Re: Gen-ART review of draft-ietf-behave-lsn-requirements-07

Simon Perreault <simon.perreault@viagenie.ca> Tue, 10 July 2012 17:50 UTC

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Date: Tue, 10 Jul 2012 13:50:42 -0400
From: Simon Perreault <simon.perreault@viagenie.ca>
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Subject: Re: Gen-ART review of draft-ietf-behave-lsn-requirements-07
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On 07/03/2012 08:24 AM, Alexey Melnikov wrote:
> I found the justification for REQ-6 hard to read/understand. Why does
> access to
> servers being on the internal network need to go through CGN at all?

Here's the thing: the server is not on the internal network. It's on the 
external network, but it is still managed by the ISP. The ISP's network 
includes the internal network and some part of the external network. 
Furthermore, in many cases an ISP may run multiple CGNs, so the ISP's 
network is actually multiple internal networks and some part of the 
external network. The servers in the external network are operated by 
the ISP and "know" the internal networks (have routes to them), and can 
reach them directly without translation. And since connections from 
subscribers to those servers may account for a lot of traffic, it is 
important to not spend NAT resources on them.

Now, I'm not sure how to alter the existing text to make it easier to 
understand. It seems to me that all the information is there, just not 
with the same order/emphasis as what I wrote above. If the above was 
useful for you to understand, could you please point out in the text 
below what change would have helped you understand?

    REQ-6:  It MUST be possible to administratively turn off translation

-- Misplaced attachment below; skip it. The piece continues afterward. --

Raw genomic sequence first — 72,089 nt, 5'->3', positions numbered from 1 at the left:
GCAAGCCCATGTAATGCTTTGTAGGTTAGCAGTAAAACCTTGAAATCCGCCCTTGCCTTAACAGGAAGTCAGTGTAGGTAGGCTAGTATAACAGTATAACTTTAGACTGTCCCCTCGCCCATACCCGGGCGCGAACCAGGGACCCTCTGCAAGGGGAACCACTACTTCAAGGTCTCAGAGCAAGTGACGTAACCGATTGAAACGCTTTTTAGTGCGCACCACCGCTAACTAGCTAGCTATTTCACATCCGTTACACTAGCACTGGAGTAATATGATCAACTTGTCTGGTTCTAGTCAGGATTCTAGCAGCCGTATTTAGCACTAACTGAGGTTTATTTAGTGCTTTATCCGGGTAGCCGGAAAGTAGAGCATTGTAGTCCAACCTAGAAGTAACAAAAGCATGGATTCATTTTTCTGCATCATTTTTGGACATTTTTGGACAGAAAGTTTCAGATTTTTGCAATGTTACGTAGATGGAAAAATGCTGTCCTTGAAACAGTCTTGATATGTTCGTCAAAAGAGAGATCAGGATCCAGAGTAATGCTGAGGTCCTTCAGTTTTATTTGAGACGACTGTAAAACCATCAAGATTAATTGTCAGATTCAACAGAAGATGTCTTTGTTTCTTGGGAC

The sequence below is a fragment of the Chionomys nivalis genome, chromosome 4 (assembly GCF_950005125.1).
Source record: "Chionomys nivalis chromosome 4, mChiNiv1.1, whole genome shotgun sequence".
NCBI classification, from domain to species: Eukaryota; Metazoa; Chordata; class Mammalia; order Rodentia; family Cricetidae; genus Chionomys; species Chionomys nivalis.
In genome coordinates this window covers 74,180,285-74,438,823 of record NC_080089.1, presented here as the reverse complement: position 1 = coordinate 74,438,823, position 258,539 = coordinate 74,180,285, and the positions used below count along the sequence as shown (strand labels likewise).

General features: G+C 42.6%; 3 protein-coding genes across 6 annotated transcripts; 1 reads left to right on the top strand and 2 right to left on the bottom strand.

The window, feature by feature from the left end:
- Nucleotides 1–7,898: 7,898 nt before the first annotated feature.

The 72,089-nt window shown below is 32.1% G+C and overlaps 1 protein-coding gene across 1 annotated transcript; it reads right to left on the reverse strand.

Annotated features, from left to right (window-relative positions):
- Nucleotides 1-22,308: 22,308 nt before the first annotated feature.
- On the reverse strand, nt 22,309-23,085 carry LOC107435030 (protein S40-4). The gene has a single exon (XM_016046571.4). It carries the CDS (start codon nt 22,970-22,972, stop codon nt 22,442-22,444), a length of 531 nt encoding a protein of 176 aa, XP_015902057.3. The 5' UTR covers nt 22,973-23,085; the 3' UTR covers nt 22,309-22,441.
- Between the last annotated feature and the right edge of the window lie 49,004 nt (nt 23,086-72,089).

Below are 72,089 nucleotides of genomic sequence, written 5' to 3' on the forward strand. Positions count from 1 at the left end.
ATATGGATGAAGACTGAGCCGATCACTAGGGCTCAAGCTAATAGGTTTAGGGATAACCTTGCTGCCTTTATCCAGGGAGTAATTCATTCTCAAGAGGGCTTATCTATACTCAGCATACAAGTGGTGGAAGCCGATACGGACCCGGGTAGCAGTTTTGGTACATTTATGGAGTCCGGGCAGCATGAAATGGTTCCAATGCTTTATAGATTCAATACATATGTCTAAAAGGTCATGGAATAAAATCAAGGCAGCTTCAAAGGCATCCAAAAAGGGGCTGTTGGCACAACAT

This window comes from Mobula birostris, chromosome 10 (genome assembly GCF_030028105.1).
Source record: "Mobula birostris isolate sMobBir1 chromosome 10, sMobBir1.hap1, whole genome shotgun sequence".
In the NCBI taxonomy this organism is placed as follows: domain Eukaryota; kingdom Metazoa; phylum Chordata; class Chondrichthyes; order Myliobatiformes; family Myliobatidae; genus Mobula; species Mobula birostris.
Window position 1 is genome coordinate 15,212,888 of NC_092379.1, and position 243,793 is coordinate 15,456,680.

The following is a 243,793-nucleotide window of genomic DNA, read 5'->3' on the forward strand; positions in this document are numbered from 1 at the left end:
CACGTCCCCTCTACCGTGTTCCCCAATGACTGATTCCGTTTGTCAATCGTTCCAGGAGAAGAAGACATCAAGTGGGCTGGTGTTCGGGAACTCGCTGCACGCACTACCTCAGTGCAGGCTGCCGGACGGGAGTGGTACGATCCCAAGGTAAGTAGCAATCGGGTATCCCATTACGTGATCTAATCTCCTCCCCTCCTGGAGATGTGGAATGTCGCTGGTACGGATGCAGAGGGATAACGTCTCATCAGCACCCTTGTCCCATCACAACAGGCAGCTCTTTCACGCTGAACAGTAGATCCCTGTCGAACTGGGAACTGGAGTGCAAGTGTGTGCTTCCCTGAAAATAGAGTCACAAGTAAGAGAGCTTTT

for specific destination addresses and/or ports.

    Justification:  It is common for a CGN administrator to provide
       access for subscribers to servers installed in the ISP's network,
       in the external realm.  When such a server is able to reach the
       internal realm via normal routing (which is entirely controlled by
       the ISP), translation is unneeded.  In that case, the CGN may
       forward packets without modification, thus acting like a plain
       router.  This may represent an important efficiency gain.

       Figure 2 illustrates this use-case.


                  X1:x1            X1':x1'            X2:x2
                  +---+from X1:x1  +---+from X1:x1    +---+
                  | C |  to X2:x2  |   |  to X2:x2    | S |
                  | l |>>>>>>>>>>>>| C |>>>>>>>>>>>>>>| e |
                  | i |            | G |              | r |
                  | e |<<<<<<<<<<<<| N |<<<<<<<<<<<<<<| v |
                  | n |from X2:x2  |   |from X2:x2    | e |
                  | t |  to X1:x1  |   |  to X1:x1    | r |
                  +---+            +---+              +---+

                         Figure 2: CGN pass-through

Thanks,
Simon
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